In the early days of the Americans with Disabilities Act, theme parks struggled to make things as accessible as possible. Unfortunately a good number of rides could not be retrofitted, which left many wheelchair-users and slow walkers on the sidelines. Twenty-seven years later things have certainly changed. Not only is there a greater awareness about access issues today; but many theme parks have also constructed inclusive rides and attractions. That’s certainly the case at Dollywood (www.dollywood.com), which has an impressive number of accessible rides, attractions and shows, as well as a personalized service that helps disabled visitors determine which rides will work for them. That said, a little advance planning is still in order, so here’s what you need to know to make your next Dollywood visit as accessible as possible.
Accessible parking is available in the parking lot, with accessible tram service to the front gate. That said, due to equipment limitations, the combined weight limit of a guest and their assistive device cannot exceed 500 pounds in order to ride the tram. Alternatively there is a drop-off area for wheelers and slow walkers near the front entrance.
Ride Accessibility Center
The first stop in the park should be the Ride Accessibility Center, located near the front entrance. Here, a park employee will go over the physical requirements needed to ride the different attractions, and issue you a personalized Ride Accessibility Pass based on your abilities. This pass lists all of the attractions that you can ride, and allows your party to use the accessible entrance at those attractions. Park employees at the Ride Accessibility Center are well versed in access to all park attractions, and are happy to answer any questions you may have. Additionally this one-on-one consult is conducted in a private office.
Although the park has sections that are a bit hilly, the steep sections are marked on the park map with a red wheelchair, so they’re easy to avoid. The park map also indicates the locations of the family restrooms, service animal relief areas and the wheelchair and scooter rental outlet.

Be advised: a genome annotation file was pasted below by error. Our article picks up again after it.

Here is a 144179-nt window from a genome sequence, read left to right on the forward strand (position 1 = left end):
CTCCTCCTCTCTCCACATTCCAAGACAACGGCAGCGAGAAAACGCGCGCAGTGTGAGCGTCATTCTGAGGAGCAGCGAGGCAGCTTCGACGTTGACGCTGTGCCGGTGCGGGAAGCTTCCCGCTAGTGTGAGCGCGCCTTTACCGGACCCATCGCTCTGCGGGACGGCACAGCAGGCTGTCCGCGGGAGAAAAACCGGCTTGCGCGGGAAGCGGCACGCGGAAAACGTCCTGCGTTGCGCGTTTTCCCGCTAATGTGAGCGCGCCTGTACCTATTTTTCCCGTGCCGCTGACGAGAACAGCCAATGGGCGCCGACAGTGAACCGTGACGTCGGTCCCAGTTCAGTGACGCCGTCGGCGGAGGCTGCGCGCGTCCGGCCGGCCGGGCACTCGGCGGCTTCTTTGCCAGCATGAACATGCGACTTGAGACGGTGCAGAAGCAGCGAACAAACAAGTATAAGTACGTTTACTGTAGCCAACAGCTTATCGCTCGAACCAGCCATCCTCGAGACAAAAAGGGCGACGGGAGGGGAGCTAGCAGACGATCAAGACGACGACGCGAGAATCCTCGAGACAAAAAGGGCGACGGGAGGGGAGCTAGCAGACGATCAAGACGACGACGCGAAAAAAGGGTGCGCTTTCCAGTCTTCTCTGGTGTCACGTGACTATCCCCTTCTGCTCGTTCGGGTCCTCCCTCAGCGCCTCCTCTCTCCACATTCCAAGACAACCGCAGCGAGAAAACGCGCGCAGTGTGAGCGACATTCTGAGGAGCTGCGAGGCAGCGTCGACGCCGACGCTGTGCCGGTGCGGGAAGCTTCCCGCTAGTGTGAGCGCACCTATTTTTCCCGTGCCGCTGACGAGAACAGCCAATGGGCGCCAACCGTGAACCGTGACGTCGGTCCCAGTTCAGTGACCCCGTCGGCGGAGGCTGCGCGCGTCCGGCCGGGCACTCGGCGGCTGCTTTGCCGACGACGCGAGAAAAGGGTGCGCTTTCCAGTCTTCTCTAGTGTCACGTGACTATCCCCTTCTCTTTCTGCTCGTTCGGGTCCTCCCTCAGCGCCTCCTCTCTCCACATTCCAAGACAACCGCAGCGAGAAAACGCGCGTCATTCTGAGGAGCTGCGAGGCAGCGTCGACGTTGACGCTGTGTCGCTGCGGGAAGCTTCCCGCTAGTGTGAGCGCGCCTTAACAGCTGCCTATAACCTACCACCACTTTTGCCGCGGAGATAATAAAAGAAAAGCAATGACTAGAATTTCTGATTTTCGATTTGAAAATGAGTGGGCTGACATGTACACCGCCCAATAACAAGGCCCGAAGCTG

There’s also a helpful chart on the back of the map that indicates the physical abilities required in order to ride attractions, as well as what types of prosthetic devices may or may not be worn on them. In some cases it may be necessary to transfer in order to ride, but there are also some rides that feature roll-on access. For example the carousel and the Dollywood Express Train have ramped access, while the River Battle ride has an accessible raft. And for those rides that require a transfer — like the Wild Eagle coaster — there’s a sample seat near the entrance to help determine if a transfer is possible.
All of the indoor theaters feature accessible seats with adjacent companion seats, however they are available on a first-come basis. People who require these seats are admitted early so they can secure the necessary seating. It’s important to note that the doors open 30 minutes prior to the show time, so arrive early if you need an accessible seat. There is a designated area for walker storage during the performance, but if you can’t ambulate to your seat without a walker, you can park it in a wheelchair space if you occupy the adjacent companion seat. Ushers are on hand to answer any access-related questions and to assist disabled theater guests. All of the outdoor theaters also feature accessible seating with adjacent companion seats, but it’s best to arrive early for the best selection.
Park Accessibility Guide
Last but not least be sure and download a copy of the Park Accessibility Guide at www.dollywood.com/ before your visit. Not only will it give you a good primer of the access features of the attractions, but it will also help you better prepare for your meeting at the Ride Accessibility Center.
Editor’s Note: Dollywood sustained no permanent damage in the 2016 fires, and it is now open for business.